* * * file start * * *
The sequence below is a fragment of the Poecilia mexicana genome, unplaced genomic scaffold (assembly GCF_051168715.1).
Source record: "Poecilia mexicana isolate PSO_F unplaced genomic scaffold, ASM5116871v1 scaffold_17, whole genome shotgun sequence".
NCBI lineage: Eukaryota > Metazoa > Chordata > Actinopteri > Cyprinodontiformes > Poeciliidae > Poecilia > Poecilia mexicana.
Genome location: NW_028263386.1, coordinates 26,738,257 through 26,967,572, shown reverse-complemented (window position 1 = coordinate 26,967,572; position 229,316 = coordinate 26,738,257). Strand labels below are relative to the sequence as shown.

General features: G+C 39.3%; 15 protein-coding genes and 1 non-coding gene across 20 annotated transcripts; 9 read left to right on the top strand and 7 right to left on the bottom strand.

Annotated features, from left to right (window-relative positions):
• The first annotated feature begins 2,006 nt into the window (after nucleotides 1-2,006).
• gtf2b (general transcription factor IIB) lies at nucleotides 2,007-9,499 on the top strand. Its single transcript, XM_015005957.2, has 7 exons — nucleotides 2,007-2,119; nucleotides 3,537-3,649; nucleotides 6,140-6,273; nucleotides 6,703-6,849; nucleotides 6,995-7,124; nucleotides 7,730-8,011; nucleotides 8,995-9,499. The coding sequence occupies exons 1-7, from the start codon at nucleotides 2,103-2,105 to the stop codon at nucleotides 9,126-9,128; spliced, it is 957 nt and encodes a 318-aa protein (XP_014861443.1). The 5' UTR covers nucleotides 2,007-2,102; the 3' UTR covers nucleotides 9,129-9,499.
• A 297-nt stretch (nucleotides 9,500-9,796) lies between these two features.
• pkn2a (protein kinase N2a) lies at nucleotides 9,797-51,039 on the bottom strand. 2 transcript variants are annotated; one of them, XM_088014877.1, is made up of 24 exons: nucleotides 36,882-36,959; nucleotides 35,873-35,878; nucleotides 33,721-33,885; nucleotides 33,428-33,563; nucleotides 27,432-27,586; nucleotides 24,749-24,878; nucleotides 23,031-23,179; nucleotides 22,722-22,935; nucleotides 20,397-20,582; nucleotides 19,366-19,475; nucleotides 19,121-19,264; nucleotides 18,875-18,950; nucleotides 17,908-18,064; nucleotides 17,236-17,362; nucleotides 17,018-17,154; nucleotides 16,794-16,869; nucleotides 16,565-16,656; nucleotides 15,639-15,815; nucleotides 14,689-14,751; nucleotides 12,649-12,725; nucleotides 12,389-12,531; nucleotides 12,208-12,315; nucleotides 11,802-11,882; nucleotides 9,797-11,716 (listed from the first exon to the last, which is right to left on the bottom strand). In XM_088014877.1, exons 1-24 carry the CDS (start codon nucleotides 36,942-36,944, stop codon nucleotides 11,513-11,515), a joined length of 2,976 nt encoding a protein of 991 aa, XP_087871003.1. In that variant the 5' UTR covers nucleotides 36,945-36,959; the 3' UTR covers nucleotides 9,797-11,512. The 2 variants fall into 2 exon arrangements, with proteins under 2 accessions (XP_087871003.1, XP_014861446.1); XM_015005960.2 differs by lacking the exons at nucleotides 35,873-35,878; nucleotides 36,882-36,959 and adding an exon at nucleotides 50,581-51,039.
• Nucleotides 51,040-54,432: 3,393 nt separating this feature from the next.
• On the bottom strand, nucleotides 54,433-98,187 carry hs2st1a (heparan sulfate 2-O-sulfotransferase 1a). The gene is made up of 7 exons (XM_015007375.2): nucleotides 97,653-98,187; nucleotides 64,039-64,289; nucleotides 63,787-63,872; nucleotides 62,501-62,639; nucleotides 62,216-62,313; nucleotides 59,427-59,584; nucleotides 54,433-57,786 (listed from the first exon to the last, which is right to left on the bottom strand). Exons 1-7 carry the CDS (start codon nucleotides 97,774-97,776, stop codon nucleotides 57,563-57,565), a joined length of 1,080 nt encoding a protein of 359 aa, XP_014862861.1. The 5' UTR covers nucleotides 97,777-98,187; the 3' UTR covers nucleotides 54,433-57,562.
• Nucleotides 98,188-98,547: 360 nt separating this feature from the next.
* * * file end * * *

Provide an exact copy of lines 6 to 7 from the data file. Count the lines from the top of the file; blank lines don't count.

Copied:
Annotated features, from left to right (window-relative positions):
• The first annotated feature begins 2,006 nt into the window (after nucleotides 1-2,006).